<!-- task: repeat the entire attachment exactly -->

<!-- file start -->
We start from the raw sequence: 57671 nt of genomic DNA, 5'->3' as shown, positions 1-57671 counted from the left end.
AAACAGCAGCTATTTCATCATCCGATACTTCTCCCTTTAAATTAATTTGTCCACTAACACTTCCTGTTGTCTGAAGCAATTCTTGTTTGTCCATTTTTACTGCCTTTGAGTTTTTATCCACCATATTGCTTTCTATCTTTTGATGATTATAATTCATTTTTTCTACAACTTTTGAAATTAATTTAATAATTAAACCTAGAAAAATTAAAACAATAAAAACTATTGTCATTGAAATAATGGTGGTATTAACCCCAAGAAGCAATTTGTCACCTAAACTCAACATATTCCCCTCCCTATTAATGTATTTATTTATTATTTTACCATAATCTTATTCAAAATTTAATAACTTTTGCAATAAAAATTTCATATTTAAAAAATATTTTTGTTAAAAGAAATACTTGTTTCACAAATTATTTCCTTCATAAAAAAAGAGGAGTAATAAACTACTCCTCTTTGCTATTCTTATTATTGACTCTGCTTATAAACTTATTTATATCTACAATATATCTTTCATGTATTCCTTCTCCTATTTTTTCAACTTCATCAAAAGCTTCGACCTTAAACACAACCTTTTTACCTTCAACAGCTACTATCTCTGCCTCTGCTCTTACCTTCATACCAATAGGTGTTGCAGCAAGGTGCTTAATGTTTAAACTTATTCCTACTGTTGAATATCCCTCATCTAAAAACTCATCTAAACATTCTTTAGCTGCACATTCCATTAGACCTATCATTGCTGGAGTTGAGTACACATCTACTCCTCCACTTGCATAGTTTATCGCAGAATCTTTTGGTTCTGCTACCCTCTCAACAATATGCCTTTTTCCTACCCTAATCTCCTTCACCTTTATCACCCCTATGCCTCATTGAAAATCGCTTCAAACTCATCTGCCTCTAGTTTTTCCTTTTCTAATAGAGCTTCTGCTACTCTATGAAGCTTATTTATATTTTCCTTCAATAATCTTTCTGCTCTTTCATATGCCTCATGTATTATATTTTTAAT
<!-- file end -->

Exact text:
We start from the raw sequence: 57671 nt of genomic DNA, 5'->3' as shown, positions 1-57671 counted from the left end.
AAACAGCAGCTATTTCATCATCCGATACTTCTCCCTTTAAATTAATTTGTCCACTAACACTTCCTGTTGTCTGAAGCAATTCTTGTTTGTCCATTTTTACTGCCTTTGAGTTTTTATCCACCATATTGCTTTCTATCTTTTGATGATTATAATTCATTTTTTCTACAACTTTTGAAATTAATTTAATAATTAAACCTAGAAAAATTAAAACAATAAAAACTATTGTCATTGAAATAATGGTGGTATTAACCCCAAGAAGCAATTTGTCACCTAAACTCAACATATTCCCCTCCCTATTAATGTATTTATTTATTATTTTACCATAATCTTATTCAAAATTTAATAACTTTTGCAATAAAAATTTCATATTTAAAAAATATTTTTGTTAAAAGAAATACTTGTTTCACAAATTATTTCCTTCATAAAAAAAGAGGAGTAATAAACTACTCCTCTTTGCTATTCTTATTATTGACTCTGCTTATAAACTTATTTATATCTACAATATATCTTTCATGTATTCCTTCTCCTATTTTTTCAACTTCATCAAAAGCTTCGACCTTAAACACAACCTTTTTACCTTCAACAGCTACTATCTCTGCCTCTGCTCTTACCTTCATACCAATAGGTGTTGCAGCAAGGTGCTTAATGTTTAAACTTATTCCTACTGTTGAATATCCCTCATCTAAAAACTCATCTAAACATTCTTTAGCTGCACATTCCATTAGACCTATCATTGCTGGAGTTGAGTACACATCTACTCCTCCACTTGCATAGTTTATCGCAGAATCTTTTGGTTCTGCTACCCTCTCAACAATATGCCTTTTTCCTACCCTAATCTCCTTCACCTTTATCACCCCTATGCCTCATTGAAAATCGCTTCAAACTCATCTGCCTCTAGTTTTTCCTTTTCTAATAGAGCTTCTGCTACTCTATGAAGCTTATTTATATTTTCCTTCAATAATCTTTCTGCTCTTTCATATGCCTCATGTATTATATTTTTAAT